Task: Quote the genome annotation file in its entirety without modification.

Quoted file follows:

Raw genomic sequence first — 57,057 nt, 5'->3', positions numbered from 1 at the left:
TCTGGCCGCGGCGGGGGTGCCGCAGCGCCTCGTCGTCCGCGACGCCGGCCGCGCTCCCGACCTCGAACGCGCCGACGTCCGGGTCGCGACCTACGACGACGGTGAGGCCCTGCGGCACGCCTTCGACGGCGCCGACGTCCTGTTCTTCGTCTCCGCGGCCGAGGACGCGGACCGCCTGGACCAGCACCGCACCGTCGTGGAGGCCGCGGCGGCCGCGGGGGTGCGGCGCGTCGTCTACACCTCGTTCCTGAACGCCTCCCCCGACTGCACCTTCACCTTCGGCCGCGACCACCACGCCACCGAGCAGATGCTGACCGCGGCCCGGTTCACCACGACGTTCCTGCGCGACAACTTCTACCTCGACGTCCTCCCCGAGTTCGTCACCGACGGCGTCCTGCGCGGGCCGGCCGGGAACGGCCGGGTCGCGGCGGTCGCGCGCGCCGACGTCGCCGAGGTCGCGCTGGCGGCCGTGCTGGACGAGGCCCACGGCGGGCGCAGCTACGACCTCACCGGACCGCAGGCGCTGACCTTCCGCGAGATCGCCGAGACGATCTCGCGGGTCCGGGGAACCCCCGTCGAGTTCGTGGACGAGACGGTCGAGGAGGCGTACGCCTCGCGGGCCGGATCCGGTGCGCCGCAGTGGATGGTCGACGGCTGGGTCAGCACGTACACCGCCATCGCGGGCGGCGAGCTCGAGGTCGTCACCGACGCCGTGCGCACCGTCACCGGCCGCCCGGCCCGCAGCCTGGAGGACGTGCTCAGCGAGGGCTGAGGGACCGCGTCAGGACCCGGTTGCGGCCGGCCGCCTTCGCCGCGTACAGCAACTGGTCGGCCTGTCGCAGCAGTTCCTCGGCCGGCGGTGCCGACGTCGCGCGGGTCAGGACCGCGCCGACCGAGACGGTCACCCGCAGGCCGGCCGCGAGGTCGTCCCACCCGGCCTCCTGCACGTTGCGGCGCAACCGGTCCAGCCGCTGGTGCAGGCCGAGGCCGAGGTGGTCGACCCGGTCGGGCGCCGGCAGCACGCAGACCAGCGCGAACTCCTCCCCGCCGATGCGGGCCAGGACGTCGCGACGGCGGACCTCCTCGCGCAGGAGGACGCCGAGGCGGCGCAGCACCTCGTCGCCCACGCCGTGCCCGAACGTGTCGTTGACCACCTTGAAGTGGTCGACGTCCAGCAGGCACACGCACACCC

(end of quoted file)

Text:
Raw genomic sequence first — 57,057 nt, 5'->3', positions numbered from 1 at the left:
TCTGGCCGCGGCGGGGGTGCCGCAGCGCCTCGTCGTCCGCGACGCCGGCCGCGCTCCCGACCTCGAACGCGCCGACGTCCGGGTCGCGACCTACGACGACGGTGAGGCCCTGCGGCACGCCTTCGACGGCGCCGACGTCCTGTTCTTCGTCTCCGCGGCCGAGGACGCGGACCGCCTGGACCAGCACCGCACCGTCGTGGAGGCCGCGGCGGCCGCGGGGGTGCGGCGCGTCGTCTACACCTCGTTCCTGAACGCCTCCCCCGACTGCACCTTCACCTTCGGCCGCGACCACCACGCCACCGAGCAGATGCTGACCGCGGCCCGGTTCACCACGACGTTCCTGCGCGACAACTTCTACCTCGACGTCCTCCCCGAGTTCGTCACCGACGGCGTCCTGCGCGGGCCGGCCGGGAACGGCCGGGTCGCGGCGGTCGCGCGCGCCGACGTCGCCGAGGTCGCGCTGGCGGCCGTGCTGGACGAGGCCCACGGCGGGCGCAGCTACGACCTCACCGGACCGCAGGCGCTGACCTTCCGCGAGATCGCCGAGACGATCTCGCGGGTCCGGGGAACCCCCGTCGAGTTCGTGGACGAGACGGTCGAGGAGGCGTACGCCTCGCGGGCCGGATCCGGTGCGCCGCAGTGGATGGTCGACGGCTGGGTCAGCACGTACACCGCCATCGCGGGCGGCGAGCTCGAGGTCGTCACCGACGCCGTGCGCACCGTCACCGGCCGCCCGGCCCGCAGCCTGGAGGACGTGCTCAGCGAGGGCTGAGGGACCGCGTCAGGACCCGGTTGCGGCCGGCCGCCTTCGCCGCGTACAGCAACTGGTCGGCCTGTCGCAGCAGTTCCTCGGCCGGCGGTGCCGACGTCGCGCGGGTCAGGACCGCGCCGACCGAGACGGTCACCCGCAGGCCGGCCGCGAGGTCGTCCCACCCGGCCTCCTGCACGTTGCGGCGCAACCGGTCCAGCCGCTGGTGCAGGCCGAGGCCGAGGTGGTCGACCCGGTCGGGCGCCGGCAGCACGCAGACCAGCGCGAACTCCTCCCCGCCGATGCGGGCCAGGACGTCGCGACGGCGGACCTCCTCGCGCAGGAGGACGCCGAGGCGGCGCAGCACCTCGTCGCCCACGCCGTGCCCGAACGTGTCGTTGACCACCTTGAAGTGGTCGACGTCCAGCAGGCACACGCACACCC